Incontinence

Incontinence

What are the Causes of this Condition?

One of the primary factors to first appreciate is that incontinence is not an actual disease, but rather a symptom that can have any one of many underlying causes. What first needs to be appreciated is that incontinent individuals can be grouped into two categories: those who have transient symptoms and those whose condition is considered to be permanent.
Temporary variables can include both dietary and medical conditions. Many of those who consume large amounts of alcohol, caffeine or even large amounts of water (over-hydration) will often experience bladder control issues and the urge to urinate. Many bladders can also be irritated by artificial sweetener and refined sugars. Certain medications may also cause these symptoms to present themselves. Finally, urinary tract infections in both men and women can result in temporary bouts of this disorder.

A permanent condition has other, more profound roots. Many of these symptoms are caused by physical changes associated with ageing. As individuals age, the muscles around the urinary tract may slightly widen, thus the person will have the frequent urge to urinate. Childbirth may damage the nerves around the urinary tract and permanently enlarge bladders. Other pre-existing illnesses such as a hysterectomies in females and prostatitis in males are also frequent contributing factors. Even a urinary obstruction can be a cause.

Variables that can cause a temporary episode include:
  • Dietary irregularities.
  • Excessive alcohol consumption.
  • Overhydration
  • Consuming large amounts of refined sweeteners.
  • Certain medications.
Issues that may cause these symptoms to become more permanent in their nature are:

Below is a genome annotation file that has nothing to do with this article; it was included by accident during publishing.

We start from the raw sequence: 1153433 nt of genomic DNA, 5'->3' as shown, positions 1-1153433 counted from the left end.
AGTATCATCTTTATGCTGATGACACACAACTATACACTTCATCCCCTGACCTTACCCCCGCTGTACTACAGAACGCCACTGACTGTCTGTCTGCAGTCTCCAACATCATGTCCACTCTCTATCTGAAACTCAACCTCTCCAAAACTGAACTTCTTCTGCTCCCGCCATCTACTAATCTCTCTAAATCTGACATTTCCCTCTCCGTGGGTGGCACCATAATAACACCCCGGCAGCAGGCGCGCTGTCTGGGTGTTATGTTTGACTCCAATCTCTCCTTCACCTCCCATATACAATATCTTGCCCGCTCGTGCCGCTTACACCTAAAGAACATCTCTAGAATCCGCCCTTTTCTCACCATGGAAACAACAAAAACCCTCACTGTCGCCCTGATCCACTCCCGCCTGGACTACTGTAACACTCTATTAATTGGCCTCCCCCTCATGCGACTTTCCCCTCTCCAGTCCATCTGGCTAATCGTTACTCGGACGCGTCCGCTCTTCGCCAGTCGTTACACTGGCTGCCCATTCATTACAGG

• Natural ageing processes.
  • Pregnancy and childbirth.
  • A hysterectomy.
  • Protatitis (or prostate cancer)
  • A blockage in the urinary tract.

What Treatments are Available?

Thankfully, there a number of different possibilities for treatment that can help alleviate many of these uncomfortable and socially challenging symptoms.

The first thing a doctor will do is to perform a series of tests to determine the root cause of the problem. For instance, physical factors such as recent surgery will influence the course of action. This is of particular interest for men who may be in a post prostatectomy period and experiencing frequent urges to urinate. Normally, doctors will prescribe the least invasive treatments to start. These will include behavioural changes such as urinary training (resisting the urges to help strengthen the muscles), scheduling times of urination and the more effective management of fluid intake especially during social gatherings.

Medications may be used should these behavioural modifications prove insufficient. Classes of drugs known as anticholinergics can be administered while topical oestrogen can be used in female sufferers. Even tricyclic antidepressants such as Imipramine might be prescribed if it is thought that a psychological component may be involved.

Still, some symptoms may indeed persist. As invasive surgery is normally the last option, many will find relief from devices such as nappies (there are different types for children and adults). Products such as highly absorbent female panties can help maintain both comfort and dryness while supplies such as urinary pads can be carried with ease and convenience. Such devices are particularly convenient at night time when many are unaware of their need to urinate.

Common treatment options:
  • An attempt to identify the root cause of the symptoms.
  • Behavioural and dietary changes will be tried.
  • Certain medications may be used to help alleviate the condition.
  • As opposed to invasive surgery, supplies such as bladder control panties, pads, and diapers can also be used.